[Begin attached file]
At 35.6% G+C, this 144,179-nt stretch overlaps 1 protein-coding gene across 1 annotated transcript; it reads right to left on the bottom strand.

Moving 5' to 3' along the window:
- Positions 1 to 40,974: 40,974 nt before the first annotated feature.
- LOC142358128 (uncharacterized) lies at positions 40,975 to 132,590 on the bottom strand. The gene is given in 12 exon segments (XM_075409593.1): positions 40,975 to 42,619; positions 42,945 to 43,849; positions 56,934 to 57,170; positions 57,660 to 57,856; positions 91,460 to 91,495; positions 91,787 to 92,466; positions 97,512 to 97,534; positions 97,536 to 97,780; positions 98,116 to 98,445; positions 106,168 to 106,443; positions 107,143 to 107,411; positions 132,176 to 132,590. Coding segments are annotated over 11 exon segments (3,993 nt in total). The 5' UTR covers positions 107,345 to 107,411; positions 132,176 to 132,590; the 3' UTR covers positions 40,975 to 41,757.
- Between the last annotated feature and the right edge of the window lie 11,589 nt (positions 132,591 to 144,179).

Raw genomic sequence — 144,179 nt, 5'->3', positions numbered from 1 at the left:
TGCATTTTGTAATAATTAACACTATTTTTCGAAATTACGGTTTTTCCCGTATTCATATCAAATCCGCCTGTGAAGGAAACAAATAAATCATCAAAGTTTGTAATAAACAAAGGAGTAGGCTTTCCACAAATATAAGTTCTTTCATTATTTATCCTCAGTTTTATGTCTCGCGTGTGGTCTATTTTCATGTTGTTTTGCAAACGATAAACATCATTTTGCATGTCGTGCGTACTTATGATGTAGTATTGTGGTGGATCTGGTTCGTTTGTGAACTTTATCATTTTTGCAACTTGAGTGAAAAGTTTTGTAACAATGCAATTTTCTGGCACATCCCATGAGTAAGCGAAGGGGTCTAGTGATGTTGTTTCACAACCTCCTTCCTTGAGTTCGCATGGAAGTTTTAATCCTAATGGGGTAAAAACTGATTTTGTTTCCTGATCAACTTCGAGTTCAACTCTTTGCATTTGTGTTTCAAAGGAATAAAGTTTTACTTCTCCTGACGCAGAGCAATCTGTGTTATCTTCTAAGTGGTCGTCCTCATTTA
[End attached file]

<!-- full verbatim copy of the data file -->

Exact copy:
At 35.6% G+C, this 144,179-nt stretch overlaps 1 protein-coding gene across 1 annotated transcript; it reads right to left on the bottom strand.

Moving 5' to 3' along the window:
- Positions 1 to 40,974: 40,974 nt before the first annotated feature.
- LOC142358128 (uncharacterized) lies at positions 40,975 to 132,590 on the bottom strand. The gene is given in 12 exon segments (XM_075409593.1): positions 40,975 to 42,619; positions 42,945 to 43,849; positions 56,934 to 57,170; positions 57,660 to 57,856; positions 91,460 to 91,495; positions 91,787 to 92,466; positions 97,512 to 97,534; positions 97,536 to 97,780; positions 98,116 to 98,445; positions 106,168 to 106,443; positions 107,143 to 107,411; positions 132,176 to 132,590. Coding segments are annotated over 11 exon segments (3,993 nt in total). The 5' UTR covers positions 107,345 to 107,411; positions 132,176 to 132,590; the 3' UTR covers positions 40,975 to 41,757.
- Between the last annotated feature and the right edge of the window lie 11,589 nt (positions 132,591 to 144,179).

Raw genomic sequence — 144,179 nt, 5'->3', positions numbered from 1 at the left:
TGCATTTTGTAATAATTAACACTATTTTTCGAAATTACGGTTTTTCCCGTATTCATATCAAATCCGCCTGTGAAGGAAACAAATAAATCATCAAAGTTTGTAATAAACAAAGGAGTAGGCTTTCCACAAATATAAGTTCTTTCATTATTTATCCTCAGTTTTATGTCTCGCGTGTGGTCTATTTTCATGTTGTTTTGCAAACGATAAACATCATTTTGCATGTCGTGCGTACTTATGATGTAGTATTGTGGTGGATCTGGTTCGTTTGTGAACTTTATCATTTTTGCAACTTGAGTGAAAAGTTTTGTAACAATGCAATTTTCTGGCACATCCCATGAGTAAGCGAAGGGGTCTAGTGATGTTGTTTCACAACCTCCTTCCTTGAGTTCGCATGGAAGTTTTAATCCTAATGGGGTAAAAACTGATTTTGTTTCCTGATCAACTTCGAGTTCAACTCTTTGCATTTGTGTTTCAAAGGAATAAAGTTTTACTTCTCCTGACGCAGAGCAATCTGTGTTATCTTCTAAGTGGTCGTCCTCATTTA